Geoenvironmental Research Centre
Canolfan Ymchwil Ddaearamgylcheddol

Royal Society success

2012–04–20

frs.png

Breakthroughs on the physical structure of memory and geo-environmental engineering processes have won two Cardiff academics one of the highest honours in world science.

Professor Hywel Thomas, Director of the Geoenvironmental Research Centre, has been elected Fellow of the Royal Society, widely regarded in the UK as second only to a Nobel Prize in prestige. The Society, the oldest scientific academy in continuous existence, includes Isaac Newton, Charles Darwin, Albert Einstein and Professor Stephen Hawking among its past and present members.

Professor Thomas has dramatically advanced understanding of transport processes in the ground. The School of Engineering now has three Fellows. Professor Thomas, born in Llandovery, came to the School of Engineering in 1980. His research centres on highly complex movements of heat, liquids and gases through the soil. The models he has built have proved of worldwide importance in understanding thermal and physical conditions underground. Professor Thomas also created what is thought to be the world’s first research centre in this field at Cardiff.

Professor Thomas said: “We have applied this research in geo-environmental engineering, particularly in solving problems in waste management. I have worked in this area for twenty years, looking at how best to contain radioactive material deep underground. We are also setting up satellite research centres in Ghana and Nigeria to deal with problems of ground contamination, for example the case of Persistent Organic Pollutants. We are also working with the Indian Institute of Science on a sustainable groundwater project”.

Professor Thomas’ expertise has been called upon by the International Atomic Energy Agency and the United Nations Industrial Development Organisation. He has also been appointed to a UNESCO Chair in the Development of a Sustainable Geo-environment. More recently he has been exploring the possibilities of underground heat as sources of renewable energy.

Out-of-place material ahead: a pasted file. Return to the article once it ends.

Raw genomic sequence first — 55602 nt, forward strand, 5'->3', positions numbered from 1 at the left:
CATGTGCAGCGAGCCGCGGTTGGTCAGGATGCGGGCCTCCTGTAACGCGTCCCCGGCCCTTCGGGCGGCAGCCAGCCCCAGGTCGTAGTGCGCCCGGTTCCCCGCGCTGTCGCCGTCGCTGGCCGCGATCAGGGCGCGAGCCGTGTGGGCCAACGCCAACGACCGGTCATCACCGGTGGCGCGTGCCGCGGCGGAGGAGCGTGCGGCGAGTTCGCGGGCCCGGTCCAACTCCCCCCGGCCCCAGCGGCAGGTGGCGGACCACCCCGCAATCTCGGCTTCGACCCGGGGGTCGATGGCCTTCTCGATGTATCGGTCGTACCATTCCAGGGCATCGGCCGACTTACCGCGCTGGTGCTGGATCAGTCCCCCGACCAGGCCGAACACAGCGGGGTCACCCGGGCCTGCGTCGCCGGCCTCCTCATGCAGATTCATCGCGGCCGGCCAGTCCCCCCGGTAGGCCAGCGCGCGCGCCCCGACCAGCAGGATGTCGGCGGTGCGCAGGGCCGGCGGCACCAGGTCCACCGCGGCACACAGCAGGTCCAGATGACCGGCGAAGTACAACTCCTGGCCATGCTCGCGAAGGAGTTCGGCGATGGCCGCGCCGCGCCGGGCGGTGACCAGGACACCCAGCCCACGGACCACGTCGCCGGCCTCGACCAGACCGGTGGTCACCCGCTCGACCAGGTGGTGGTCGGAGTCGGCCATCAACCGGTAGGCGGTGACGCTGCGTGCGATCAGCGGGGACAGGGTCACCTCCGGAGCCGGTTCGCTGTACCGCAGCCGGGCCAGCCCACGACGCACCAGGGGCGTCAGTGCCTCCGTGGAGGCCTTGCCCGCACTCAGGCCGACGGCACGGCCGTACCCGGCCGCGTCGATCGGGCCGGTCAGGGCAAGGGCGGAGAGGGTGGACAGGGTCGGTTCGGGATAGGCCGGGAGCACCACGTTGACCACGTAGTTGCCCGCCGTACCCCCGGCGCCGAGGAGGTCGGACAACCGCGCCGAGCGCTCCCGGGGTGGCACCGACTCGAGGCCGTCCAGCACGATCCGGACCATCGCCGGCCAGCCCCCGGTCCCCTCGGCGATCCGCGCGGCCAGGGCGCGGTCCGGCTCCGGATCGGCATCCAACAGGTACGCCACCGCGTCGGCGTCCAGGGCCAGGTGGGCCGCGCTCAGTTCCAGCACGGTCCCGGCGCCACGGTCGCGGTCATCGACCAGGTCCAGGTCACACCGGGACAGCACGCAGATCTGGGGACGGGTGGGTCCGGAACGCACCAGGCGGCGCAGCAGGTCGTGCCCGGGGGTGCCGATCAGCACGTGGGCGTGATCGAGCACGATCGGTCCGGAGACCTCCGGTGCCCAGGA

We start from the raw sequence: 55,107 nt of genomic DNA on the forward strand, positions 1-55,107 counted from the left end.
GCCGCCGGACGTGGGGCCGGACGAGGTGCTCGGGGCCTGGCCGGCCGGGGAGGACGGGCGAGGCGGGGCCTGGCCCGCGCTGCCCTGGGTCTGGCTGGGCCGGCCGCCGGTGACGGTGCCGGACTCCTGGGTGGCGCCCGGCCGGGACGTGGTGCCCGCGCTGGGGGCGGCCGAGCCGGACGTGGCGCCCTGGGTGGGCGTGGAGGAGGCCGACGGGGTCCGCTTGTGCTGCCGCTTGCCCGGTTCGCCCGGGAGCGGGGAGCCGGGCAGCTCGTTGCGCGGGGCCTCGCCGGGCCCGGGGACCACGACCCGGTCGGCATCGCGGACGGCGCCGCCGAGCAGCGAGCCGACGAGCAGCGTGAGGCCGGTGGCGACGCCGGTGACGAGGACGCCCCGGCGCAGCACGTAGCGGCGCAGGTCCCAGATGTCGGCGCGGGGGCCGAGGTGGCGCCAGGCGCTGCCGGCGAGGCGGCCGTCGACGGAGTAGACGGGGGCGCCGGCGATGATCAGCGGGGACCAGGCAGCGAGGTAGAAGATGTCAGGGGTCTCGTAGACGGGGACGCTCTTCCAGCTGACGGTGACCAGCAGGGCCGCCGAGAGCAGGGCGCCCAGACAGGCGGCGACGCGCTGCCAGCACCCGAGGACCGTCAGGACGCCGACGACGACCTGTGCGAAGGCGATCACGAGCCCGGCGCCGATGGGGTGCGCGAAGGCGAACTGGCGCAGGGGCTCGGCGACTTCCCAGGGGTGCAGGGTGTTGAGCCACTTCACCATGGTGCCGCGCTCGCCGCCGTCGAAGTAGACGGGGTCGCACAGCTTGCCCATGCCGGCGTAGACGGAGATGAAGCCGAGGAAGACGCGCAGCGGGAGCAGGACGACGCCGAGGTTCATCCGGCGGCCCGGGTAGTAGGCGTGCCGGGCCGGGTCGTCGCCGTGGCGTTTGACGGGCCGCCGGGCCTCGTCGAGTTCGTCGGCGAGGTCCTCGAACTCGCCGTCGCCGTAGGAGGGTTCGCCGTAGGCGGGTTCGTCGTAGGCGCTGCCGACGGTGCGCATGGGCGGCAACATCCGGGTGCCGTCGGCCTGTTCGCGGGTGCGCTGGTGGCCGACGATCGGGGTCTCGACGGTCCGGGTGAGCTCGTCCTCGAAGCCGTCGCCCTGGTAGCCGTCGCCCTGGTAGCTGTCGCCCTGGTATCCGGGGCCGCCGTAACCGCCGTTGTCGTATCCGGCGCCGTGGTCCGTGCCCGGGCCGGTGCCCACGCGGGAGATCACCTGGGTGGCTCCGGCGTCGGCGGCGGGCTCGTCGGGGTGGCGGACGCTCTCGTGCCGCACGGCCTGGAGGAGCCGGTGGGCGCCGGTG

Of his Fellowship, Professor Thomas, also University Pro Vice-Chancellor, International and Engagement, said: “This really is a fantastic honour, right at the top of the scientific world. We are a relatively new field of science, which I and my colleagues at Cardiff have done much to establish, so this award is particularly pleasing”.

The Vice-Chancellor, Dr David Grant, said: “I warmly congratulate Professor Thomas and Professor Aggleton on their election to one of the world’s pre-eminent scientific bodies. Professor Thomas has established soil transport processes as a scientific discipline of world importance, with applications in safe waste storage and sustainable energy generation.

“For the second year running, two Cardiff academics have been elected Fellows of the Royal Society - a record very few other universities can match. I’m sure the whole University community and our many partners in Wales will share my delight that our colleagues’ accomplishments have been recognised in this way.”

Announcing this year’s new Fellows, Sir Paul Nurse, President of the Royal Society said: “Science impacts on most aspects of modern life, improving our understanding of the world and playing an increasing role as we grapple with problems such as feeding a growing global population and keeping an ageing home population healthy. These scientists who have been elected to the Fellowship of the Royal Society are among the world’s finest. They follow in the footsteps of luminaries such as Newton, Darwin and Einstein and I am delighted to welcome them into our ranks.”